1) El Nio, which acts to suppress Atlantic hurricane activity, is not expected to be active during the 2006 hurricane season. It is more likely that neutral or even La Nia conditions will develop, which are favorable for Atlantic hurricane activity.

2) The stratospheric quasi-biennial oscillation (QBO), an oscillation in the stratosphere that creates alternating westerly and easterly winds there, is expected to be in it west phase during the hurricane season of 2006. The west phase of the QBO has been shown to provide favorable conditions for development of tropical cyclones in the deep tropics.

3) The observed pressure and wind patterns over the North Atlantic will allow stronger than normal southerly winds to keep sea surface temperatures over the entire North Atlantic well above normal during 2006. Sea surface temperatures during 2005 were the highest measured since at least 1950, and helped fuel 2005's record-breaking intense hurricanes. Sea surface temperatures during the 2006 hurricane season may be just as warm.

4) Perhaps most importantly, observed wind and pressure patterns this Fall indicate that upper-level winds in the upper atmosphere (200 mb) will blow from the east during the hurricane season of 2006, like they did during 2005. This results in low wind shear over hurricane formation regions of the tropical Atlantic. Low wind shear is the key ingredient needed for tropical storm formation and intensification.

How good are these long-range hurricane forecasts issued in December? Last year, the December forecast called for an average 2005 hurricane season with 11 named storms, six of them becoming hurricanes. Obviously, the forecast was a bust--we had 26 named storms and 14 hurricanes. The updated forecast issued on May 31 of 2005 performed much better--15 named storms were forecast, with eight hurricanes. However, over the past five years (not including the forecast for the 2005 season), the skill of the December hurricane forecasts by the CSU team has been quite good--in four out of five years, the predicted number of named storms was within three of the actual number. Tune in April 4, when the CSU team issues their updated forecast for the 2006 hurricane season. Maybe Hurricane Epsilon will be gone by then!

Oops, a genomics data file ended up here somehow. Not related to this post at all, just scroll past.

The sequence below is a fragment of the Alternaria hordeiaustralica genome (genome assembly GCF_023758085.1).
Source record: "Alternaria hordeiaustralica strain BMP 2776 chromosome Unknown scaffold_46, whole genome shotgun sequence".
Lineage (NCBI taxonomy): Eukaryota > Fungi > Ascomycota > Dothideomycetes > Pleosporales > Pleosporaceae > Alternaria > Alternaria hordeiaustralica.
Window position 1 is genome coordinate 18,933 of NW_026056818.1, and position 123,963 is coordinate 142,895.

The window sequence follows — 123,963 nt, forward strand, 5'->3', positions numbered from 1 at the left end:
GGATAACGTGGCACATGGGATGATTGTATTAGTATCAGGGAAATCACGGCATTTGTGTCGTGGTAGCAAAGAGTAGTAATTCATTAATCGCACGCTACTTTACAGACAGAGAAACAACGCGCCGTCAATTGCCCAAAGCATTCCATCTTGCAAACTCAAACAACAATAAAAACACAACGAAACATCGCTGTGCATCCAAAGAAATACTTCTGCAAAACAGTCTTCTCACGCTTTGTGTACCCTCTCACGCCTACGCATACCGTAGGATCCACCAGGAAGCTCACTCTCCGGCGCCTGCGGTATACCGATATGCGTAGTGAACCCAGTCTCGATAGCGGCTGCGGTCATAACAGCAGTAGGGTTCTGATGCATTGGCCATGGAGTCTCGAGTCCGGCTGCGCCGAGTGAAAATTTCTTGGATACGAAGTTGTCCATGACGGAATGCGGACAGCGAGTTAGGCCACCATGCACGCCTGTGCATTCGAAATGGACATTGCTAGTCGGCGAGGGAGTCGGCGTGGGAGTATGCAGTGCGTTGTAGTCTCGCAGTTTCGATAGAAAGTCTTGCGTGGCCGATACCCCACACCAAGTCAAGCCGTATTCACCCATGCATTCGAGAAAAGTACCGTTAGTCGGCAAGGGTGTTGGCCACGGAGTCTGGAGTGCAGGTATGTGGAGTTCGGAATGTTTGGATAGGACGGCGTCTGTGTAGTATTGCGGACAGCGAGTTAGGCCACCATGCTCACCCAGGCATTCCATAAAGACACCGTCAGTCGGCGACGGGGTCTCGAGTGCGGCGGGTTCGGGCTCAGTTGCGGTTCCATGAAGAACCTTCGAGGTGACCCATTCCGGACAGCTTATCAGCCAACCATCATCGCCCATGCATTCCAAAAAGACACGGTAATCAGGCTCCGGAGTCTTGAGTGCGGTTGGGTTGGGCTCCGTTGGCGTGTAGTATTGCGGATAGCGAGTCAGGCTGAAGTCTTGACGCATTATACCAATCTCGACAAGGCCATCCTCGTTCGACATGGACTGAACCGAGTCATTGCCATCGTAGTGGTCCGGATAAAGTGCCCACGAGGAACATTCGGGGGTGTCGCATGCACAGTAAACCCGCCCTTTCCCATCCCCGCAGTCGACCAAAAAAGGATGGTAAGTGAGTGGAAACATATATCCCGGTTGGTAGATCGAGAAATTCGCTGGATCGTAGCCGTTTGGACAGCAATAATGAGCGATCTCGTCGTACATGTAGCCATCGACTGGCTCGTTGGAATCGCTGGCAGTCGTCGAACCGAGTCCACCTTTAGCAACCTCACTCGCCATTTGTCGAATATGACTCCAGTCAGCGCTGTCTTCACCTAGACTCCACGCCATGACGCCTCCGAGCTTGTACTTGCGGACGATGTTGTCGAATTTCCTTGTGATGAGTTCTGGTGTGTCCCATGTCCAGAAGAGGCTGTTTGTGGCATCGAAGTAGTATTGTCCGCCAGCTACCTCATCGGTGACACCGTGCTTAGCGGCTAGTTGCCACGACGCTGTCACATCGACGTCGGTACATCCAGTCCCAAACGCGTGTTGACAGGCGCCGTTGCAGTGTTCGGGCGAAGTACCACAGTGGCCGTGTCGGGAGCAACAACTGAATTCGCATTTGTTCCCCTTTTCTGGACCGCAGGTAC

I'll talk more about Epsilon tomorrow.

Jeff Masters

Why so many U.S. hurricanes the past two years?

By: JeffMasters, 4:51 PM GMT on December 05, 2005

Before I answer the title question, let's talk about Epsilon. This hurricane refuses to die, despite cold waters and high wind shear. The latest model projections continue to keep it as a hurricane for at least two more days, which would make 2005 break the record for most number of hurricane days (50, set in 1995) and most number of days with a named tropical storm (120.5, set in 1995). Beyond three days from now, I really don't see how the storm can survive, since wind shear levels will increase to more than 50 knots, which will surely tear the storm apart. Nothing else is brewing in the tropics, although there is a marginal possibility of something developing north of Panama a week or so from now.